When it comes to safe consumption, we recommend that the government follow a combination of tobacco laws for outdoor consumption, along with the establishment of cannabis lounges, which act in a similar fashion as bars do for alcohol consumption. We recommend that single dose cannabis products be allowed to be vended at these locations, along with coffee and food.

      Organized crime, as most people consider it, is already a very small part of the small-scale B.C. cannabis economy, though it is inevitably entangled in large-scale illicit production and sale. Their involvement will be largely eliminated from a licit framework through regulatory burdens, along with a maturing marketplace that prefers variety to volume.

      Branding, as an issue, has many potential impacts. The BCICA recommends that product branding be allowed. Branding can play a role in public safety, as good actors can establish their brand trust through transparency and compliance. Alternatively, it also allows the public to identify brands that have failed pesticide tests or inspections in the past. If everyone has the same label, it becomes difficult for end users to identify historical good and bad actors.

      As a final note on public safety, it is important to touch on the need for properly regulated industrial production of cannabis extracts. The only reason that fires or explosions take place is as the result of a lack of safety guidelines and legal options for production. We recommend that B.C. collaborate with all levels of government, as well as WorkSafe B.C. and the CSA Group, to establish standards for such activities. We recommend that these regulations be based on the practices in Denver County, Colorado.

      Potential Economic Impacts

      As mentioned above, there are many British Columbian residents that already work in the illicit cannabis industry. It is safe to assume tens of thousands of B.C. residents stand to lose their income if they are not brought into the regulated market somehow.

      B.C. simply cannot afford to lose a business sector that provides more jobs than fisheries or forestry.

      The best solution is to incorporate these people into the regulated systems, by allowing their employers to become legitimate, and forgiving those that have been criminalized by cannabis illegality.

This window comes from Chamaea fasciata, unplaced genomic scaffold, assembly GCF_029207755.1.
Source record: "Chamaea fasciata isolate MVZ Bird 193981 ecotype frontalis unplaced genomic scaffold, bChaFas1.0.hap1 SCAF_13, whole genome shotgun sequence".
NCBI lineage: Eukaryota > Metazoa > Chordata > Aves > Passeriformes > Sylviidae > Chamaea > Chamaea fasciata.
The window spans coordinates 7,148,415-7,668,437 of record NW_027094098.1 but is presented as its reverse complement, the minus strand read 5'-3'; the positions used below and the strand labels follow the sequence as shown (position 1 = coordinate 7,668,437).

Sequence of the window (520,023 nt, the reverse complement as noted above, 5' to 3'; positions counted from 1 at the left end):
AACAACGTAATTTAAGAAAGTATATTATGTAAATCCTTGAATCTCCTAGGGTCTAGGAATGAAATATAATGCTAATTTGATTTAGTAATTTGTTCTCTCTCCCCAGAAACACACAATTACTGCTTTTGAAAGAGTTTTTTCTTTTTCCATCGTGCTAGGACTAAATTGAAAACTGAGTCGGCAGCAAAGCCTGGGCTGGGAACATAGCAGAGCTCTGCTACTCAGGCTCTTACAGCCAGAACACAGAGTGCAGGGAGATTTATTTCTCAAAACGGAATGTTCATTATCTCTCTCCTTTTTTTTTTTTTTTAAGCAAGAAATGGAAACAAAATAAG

This solution will be effective for retail. Additionally, this serves as another good reason for B.C. to exert control over licensing B.C.-only cannabis businesses that fall outside the purview of distribution.

      As addressed above, the BCICA recommends that some branding and promotion be allowed. B.C. stands to see an increase in tourism if already established cannabis brands are allowed to flourish. This can be further enhanced with the licensing of branded consumption sites.

      This multi-billion-dollar economy can serve as a boon for the province’s private sector, considering that Canada is only the second nation to legalize cannabis. B.C. is the core of the Canadian cannabis industry, with world-class commodity production already in place. If this expertise is allowed to participate in a regulated market, B.C. can be a world leader in this sector.

      Elimination of the Illicit Market

      B.C. has a deeply entrenched illicit cannabis marketplace that will not be eliminated suddenly on opening day of legalization. It will take time, and the shortest route is incorporation into the legal market.

      Both regulators and advocates often regard the illicit market as the illegal business community, when, in reality, it is the end-users that are the driving force behind black market success.

      In order to meet the long-term goal of reducing, and then eliminating the black market, it is these patrons that must be convinced. The best way to do this in a timely fashion is to use the expertise of those that have been successful at doing so today, those that operate in the illicit dispensary space.

      It is also important to compete on price and quality. These businesses know the market, and know the product. While we hope to see minimal taxation, just enough to cover costs, it should be remembered that a high level of private competition is almost always the best way to keep prices down and encourage innovation.

      In conclusion, the BCICA recommends that the province incorporate the best actors from the current illicit market into the new regulatory scheme, in order to eventually meet the goal of reducing the black market.

      Travis Lane is one of five cannabis experts on the board of directors for the BCICA. Check out the association here. Other board members include Courtland Sandover-Sly, Alex Robb, Jamie Shaw, and Robert W.E. Laurie.